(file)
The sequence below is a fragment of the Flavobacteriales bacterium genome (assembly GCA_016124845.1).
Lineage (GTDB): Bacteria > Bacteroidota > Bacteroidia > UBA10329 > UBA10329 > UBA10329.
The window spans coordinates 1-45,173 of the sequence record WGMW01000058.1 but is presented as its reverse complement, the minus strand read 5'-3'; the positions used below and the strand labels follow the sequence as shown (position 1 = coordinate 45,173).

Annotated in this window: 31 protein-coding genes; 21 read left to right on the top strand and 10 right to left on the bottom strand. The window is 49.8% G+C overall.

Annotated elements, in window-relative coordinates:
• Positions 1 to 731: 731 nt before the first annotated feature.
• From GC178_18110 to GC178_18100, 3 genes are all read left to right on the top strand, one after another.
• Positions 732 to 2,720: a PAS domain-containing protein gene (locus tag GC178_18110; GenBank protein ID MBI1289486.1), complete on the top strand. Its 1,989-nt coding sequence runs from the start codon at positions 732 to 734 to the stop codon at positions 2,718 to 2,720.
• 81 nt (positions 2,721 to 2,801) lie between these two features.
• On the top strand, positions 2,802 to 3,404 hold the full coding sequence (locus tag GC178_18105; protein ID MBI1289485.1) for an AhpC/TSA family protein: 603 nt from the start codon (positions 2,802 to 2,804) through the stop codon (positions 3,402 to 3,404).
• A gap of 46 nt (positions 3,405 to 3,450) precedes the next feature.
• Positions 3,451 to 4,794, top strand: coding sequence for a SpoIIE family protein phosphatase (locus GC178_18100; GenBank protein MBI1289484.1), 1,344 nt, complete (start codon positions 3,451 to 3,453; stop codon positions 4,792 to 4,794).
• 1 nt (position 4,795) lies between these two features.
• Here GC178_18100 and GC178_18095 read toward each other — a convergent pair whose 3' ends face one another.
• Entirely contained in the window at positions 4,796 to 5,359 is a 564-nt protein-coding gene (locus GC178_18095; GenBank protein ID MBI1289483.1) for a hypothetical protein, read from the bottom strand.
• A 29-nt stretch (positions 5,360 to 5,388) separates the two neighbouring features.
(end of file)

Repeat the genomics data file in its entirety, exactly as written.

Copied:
The sequence below is a fragment of the Flavobacteriales bacterium genome (assembly GCA_016124845.1).
Lineage (GTDB): Bacteria > Bacteroidota > Bacteroidia > UBA10329 > UBA10329 > UBA10329.
The window spans coordinates 1-45,173 of the sequence record WGMW01000058.1 but is presented as its reverse complement, the minus strand read 5'-3'; the positions used below and the strand labels follow the sequence as shown (position 1 = coordinate 45,173).

Annotated in this window: 31 protein-coding genes; 21 read left to right on the top strand and 10 right to left on the bottom strand. The window is 49.8% G+C overall.

Annotated elements, in window-relative coordinates:
• Positions 1 to 731: 731 nt before the first annotated feature.
• From GC178_18110 to GC178_18100, 3 genes are all read left to right on the top strand, one after another.
• Positions 732 to 2,720: a PAS domain-containing protein gene (locus tag GC178_18110; GenBank protein ID MBI1289486.1), complete on the top strand. Its 1,989-nt coding sequence runs from the start codon at positions 732 to 734 to the stop codon at positions 2,718 to 2,720.
• 81 nt (positions 2,721 to 2,801) lie between these two features.
• On the top strand, positions 2,802 to 3,404 hold the full coding sequence (locus tag GC178_18105; protein ID MBI1289485.1) for an AhpC/TSA family protein: 603 nt from the start codon (positions 2,802 to 2,804) through the stop codon (positions 3,402 to 3,404).
• A gap of 46 nt (positions 3,405 to 3,450) precedes the next feature.
• Positions 3,451 to 4,794, top strand: coding sequence for a SpoIIE family protein phosphatase (locus GC178_18100; GenBank protein MBI1289484.1), 1,344 nt, complete (start codon positions 3,451 to 3,453; stop codon positions 4,792 to 4,794).
• 1 nt (position 4,795) lies between these two features.
• Here GC178_18100 and GC178_18095 read toward each other — a convergent pair whose 3' ends face one another.
• Entirely contained in the window at positions 4,796 to 5,359 is a 564-nt protein-coding gene (locus GC178_18095; GenBank protein ID MBI1289483.1) for a hypothetical protein, read from the bottom strand.
• A 29-nt stretch (positions 5,360 to 5,388) separates the two neighbouring features.